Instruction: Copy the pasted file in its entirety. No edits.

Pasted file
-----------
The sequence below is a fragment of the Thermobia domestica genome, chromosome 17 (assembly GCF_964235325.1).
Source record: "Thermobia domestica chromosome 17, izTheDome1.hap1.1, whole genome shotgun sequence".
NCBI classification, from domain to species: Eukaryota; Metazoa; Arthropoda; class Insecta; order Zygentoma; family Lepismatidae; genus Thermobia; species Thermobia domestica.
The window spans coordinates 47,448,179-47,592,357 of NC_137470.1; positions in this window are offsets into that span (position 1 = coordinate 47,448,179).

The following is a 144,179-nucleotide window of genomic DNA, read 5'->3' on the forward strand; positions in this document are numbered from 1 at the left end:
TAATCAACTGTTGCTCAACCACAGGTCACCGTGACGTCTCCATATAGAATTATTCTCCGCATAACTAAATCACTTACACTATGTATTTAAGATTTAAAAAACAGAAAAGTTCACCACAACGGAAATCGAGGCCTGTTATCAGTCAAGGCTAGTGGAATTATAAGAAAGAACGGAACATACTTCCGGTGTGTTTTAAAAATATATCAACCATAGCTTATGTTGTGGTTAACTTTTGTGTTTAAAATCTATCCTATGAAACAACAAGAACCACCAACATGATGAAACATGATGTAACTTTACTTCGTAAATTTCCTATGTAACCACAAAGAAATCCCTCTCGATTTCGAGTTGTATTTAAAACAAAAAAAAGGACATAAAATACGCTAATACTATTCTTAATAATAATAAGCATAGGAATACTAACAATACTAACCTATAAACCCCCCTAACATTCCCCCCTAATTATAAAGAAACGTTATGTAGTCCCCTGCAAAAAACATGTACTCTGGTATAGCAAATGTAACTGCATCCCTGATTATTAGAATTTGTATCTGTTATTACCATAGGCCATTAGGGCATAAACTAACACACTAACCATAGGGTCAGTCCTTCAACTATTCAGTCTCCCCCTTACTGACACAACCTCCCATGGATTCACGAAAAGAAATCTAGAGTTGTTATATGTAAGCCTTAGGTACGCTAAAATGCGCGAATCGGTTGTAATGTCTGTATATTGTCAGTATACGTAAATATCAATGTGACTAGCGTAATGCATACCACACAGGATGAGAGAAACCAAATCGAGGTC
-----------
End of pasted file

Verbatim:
The sequence below is a fragment of the Thermobia domestica genome, chromosome 17 (assembly GCF_964235325.1).
Source record: "Thermobia domestica chromosome 17, izTheDome1.hap1.1, whole genome shotgun sequence".
NCBI classification, from domain to species: Eukaryota; Metazoa; Arthropoda; class Insecta; order Zygentoma; family Lepismatidae; genus Thermobia; species Thermobia domestica.
The window spans coordinates 47,448,179-47,592,357 of NC_137470.1; positions in this window are offsets into that span (position 1 = coordinate 47,448,179).

The following is a 144,179-nucleotide window of genomic DNA, read 5'->3' on the forward strand; positions in this document are numbered from 1 at the left end:
TAATCAACTGTTGCTCAACCACAGGTCACCGTGACGTCTCCATATAGAATTATTCTCCGCATAACTAAATCACTTACACTATGTATTTAAGATTTAAAAAACAGAAAAGTTCACCACAACGGAAATCGAGGCCTGTTATCAGTCAAGGCTAGTGGAATTATAAGAAAGAACGGAACATACTTCCGGTGTGTTTTAAAAATATATCAACCATAGCTTATGTTGTGGTTAACTTTTGTGTTTAAAATCTATCCTATGAAACAACAAGAACCACCAACATGATGAAACATGATGTAACTTTACTTCGTAAATTTCCTATGTAACCACAAAGAAATCCCTCTCGATTTCGAGTTGTATTTAAAACAAAAAAAAGGACATAAAATACGCTAATACTATTCTTAATAATAATAAGCATAGGAATACTAACAATACTAACCTATAAACCCCCCTAACATTCCCCCCTAATTATAAAGAAACGTTATGTAGTCCCCTGCAAAAAACATGTACTCTGGTATAGCAAATGTAACTGCATCCCTGATTATTAGAATTTGTATCTGTTATTACCATAGGCCATTAGGGCATAAACTAACACACTAACCATAGGGTCAGTCCTTCAACTATTCAGTCTCCCCCTTACTGACACAACCTCCCATGGATTCACGAAAAGAAATCTAGAGTTGTTATATGTAAGCCTTAGGTACGCTAAAATGCGCGAATCGGTTGTAATGTCTGTATATTGTCAGTATACGTAAATATCAATGTGACTAGCGTAATGCATACCACACAGGATGAGAGAAACCAAATCGAGGTC